Why are so many young people bad with money? (Or are they?)
In all honesty, I don’t like the articles directed towards millennials that blame them for everything that’s currently wrong in society: not buying houses, not being financially responsible, buying avocados, not having kids; the list literally goes on and on. A search online shows that whatever problem you might identify (economics, children, lack of spending), millennials are being blamed for it. And you don’t really have to generalize it by generation: it’s just the latest target because it’s catchy to put in the media’s headlines.
This is a problem that has existed for generations. It’s actually a form of stereotyping – you are blaming the actions of a group, “causing” a perceived problem, for the actions of a few individuals. It doesn’t necessarily mean that there are a lot of young people who are bad with money. It simply means that regardless of age, there are still people who are bad with money. So this article is intended to help you recognize you have a problem with finances, and how to help yourself out of it:
University and college do make things tighter financially, particularly since you want to avoid dipping into loans or credit as much as possible – because if you do, you have to pay that back, plus the student loan. By limiting this as much as you can, you can owe less money. The less debt, the better off you will be financially.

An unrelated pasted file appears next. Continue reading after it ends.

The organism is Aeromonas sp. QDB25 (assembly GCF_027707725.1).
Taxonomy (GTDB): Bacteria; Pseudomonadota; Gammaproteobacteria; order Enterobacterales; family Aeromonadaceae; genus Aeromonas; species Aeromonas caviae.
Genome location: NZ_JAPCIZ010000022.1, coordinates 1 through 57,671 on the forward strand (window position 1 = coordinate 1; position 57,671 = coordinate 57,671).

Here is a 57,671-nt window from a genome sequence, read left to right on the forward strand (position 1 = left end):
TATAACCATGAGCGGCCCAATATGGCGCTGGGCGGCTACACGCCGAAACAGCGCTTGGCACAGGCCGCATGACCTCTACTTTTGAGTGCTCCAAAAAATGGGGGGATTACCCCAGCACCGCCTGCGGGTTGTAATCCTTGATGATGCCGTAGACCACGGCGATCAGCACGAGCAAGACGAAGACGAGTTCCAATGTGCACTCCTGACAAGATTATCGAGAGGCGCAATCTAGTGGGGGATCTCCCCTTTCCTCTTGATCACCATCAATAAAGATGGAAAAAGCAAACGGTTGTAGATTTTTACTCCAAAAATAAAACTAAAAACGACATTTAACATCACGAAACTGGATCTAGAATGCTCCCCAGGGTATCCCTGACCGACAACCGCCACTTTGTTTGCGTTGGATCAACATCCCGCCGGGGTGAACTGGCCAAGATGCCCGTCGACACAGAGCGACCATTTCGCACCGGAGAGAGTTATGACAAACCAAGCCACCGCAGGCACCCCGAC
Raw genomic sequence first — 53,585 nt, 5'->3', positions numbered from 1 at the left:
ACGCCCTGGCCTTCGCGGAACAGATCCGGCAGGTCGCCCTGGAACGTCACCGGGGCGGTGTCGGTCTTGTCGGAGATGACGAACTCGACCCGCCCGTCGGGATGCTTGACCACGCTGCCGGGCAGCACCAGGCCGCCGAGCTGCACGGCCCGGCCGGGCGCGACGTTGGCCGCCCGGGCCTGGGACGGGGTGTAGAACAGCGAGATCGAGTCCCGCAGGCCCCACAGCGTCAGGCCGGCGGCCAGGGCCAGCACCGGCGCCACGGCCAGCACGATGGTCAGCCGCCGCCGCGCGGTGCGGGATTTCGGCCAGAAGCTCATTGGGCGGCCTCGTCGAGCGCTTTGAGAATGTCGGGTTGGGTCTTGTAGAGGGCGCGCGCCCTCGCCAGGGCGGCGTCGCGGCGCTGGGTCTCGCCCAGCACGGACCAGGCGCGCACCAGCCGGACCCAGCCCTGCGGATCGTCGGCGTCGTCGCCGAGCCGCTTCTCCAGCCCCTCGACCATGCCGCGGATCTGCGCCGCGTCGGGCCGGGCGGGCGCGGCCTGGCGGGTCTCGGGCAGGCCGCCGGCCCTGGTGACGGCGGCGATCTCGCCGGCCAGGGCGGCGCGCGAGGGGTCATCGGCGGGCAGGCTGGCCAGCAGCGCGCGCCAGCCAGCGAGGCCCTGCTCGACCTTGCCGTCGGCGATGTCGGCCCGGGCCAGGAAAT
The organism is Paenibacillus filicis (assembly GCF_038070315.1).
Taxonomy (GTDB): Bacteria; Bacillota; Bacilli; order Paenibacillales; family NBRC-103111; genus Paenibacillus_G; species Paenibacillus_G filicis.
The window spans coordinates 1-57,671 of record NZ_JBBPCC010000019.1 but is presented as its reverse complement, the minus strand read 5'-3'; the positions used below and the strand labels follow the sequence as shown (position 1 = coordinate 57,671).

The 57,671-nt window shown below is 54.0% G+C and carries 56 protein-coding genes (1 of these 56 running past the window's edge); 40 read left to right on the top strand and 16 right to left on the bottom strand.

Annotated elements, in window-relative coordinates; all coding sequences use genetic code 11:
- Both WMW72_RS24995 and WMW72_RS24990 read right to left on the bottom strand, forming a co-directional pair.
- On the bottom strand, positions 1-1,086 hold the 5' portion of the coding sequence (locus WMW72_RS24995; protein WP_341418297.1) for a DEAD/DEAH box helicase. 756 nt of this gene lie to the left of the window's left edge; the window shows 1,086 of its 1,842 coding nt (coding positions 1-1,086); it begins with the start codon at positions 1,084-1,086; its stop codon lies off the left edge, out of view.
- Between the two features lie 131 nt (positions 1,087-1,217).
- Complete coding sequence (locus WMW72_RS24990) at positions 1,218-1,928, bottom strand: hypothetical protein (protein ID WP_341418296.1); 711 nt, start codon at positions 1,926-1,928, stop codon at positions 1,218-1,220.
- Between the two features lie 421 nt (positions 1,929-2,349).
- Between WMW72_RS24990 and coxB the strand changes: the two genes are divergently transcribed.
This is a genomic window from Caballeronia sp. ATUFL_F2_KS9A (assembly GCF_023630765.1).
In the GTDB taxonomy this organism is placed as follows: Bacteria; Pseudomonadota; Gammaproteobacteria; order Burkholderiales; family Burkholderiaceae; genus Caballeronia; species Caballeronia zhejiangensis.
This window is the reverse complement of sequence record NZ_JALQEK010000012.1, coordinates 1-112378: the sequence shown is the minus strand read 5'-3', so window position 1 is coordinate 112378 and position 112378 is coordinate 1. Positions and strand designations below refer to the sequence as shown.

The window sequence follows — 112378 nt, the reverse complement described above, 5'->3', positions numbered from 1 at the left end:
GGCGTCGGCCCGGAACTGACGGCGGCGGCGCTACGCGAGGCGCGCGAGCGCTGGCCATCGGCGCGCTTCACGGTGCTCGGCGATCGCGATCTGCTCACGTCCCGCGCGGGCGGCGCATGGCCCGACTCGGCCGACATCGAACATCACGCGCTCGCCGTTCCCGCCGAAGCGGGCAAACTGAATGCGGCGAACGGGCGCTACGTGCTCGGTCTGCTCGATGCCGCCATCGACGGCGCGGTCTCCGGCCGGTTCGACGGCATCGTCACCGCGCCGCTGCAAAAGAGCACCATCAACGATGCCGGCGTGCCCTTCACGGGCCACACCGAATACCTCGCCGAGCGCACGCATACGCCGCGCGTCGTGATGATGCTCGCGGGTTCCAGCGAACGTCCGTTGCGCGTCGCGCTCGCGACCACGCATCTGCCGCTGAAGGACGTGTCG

This also sounds like common sense, but budgeting can work wonders. By knowing what you can expect to receive on your paycheck, you can calculate how much you can afford for the week (or biweekly, monthly; depending on how you are paid). What is unavoidable to pay: utilities, rent, food and the like; as well as how much you can save for future things you would like to get or to do: clothing, books, a ski trip, video games. You do this by saving a little bit each paycheck. It will slowly add up, leading to extra money, very much like an allowance you earned when you were younger. If this works out well, and you’re living within your means, you will have some money available to help yourself in the future. (It also helps to put some aside for an emergency fund, because things do happen – such as emergency car repair or having to find a new place to live quickly, for any number of reasons.
Yes, a job promotion with an increase in pay also helps so that your budget grows. If this is not a possibility right now, and you have been in the same job for a while, consider exploring your options, such as staying where you are and taking further education courses; quit entirely and lose that income while you search for a new job; or ask your manager if you can be promoted based on your job performance.
So, it’s not just young people who are bad with money – this is simply an unrealistic stereotype. Instead, take responsibility, as an individual, for your finances. If you realize you have a problem with debt, take action early to help yourself in the future. If you have no problems, it is better to realize to keep going the way you have, or to take account of possible emergencies in the future as I mentioned earlier.
There is always a way to get help with financial difficulties, the advice I’ve given is only suggestions to get that first step, such as budgeting, which helps you realize where you may be overspending in one area and how to compensate (dining out instead of buying groceries and doing your own cooking). But always remember that self-discipline and saying “no” to temptations is always a good idea.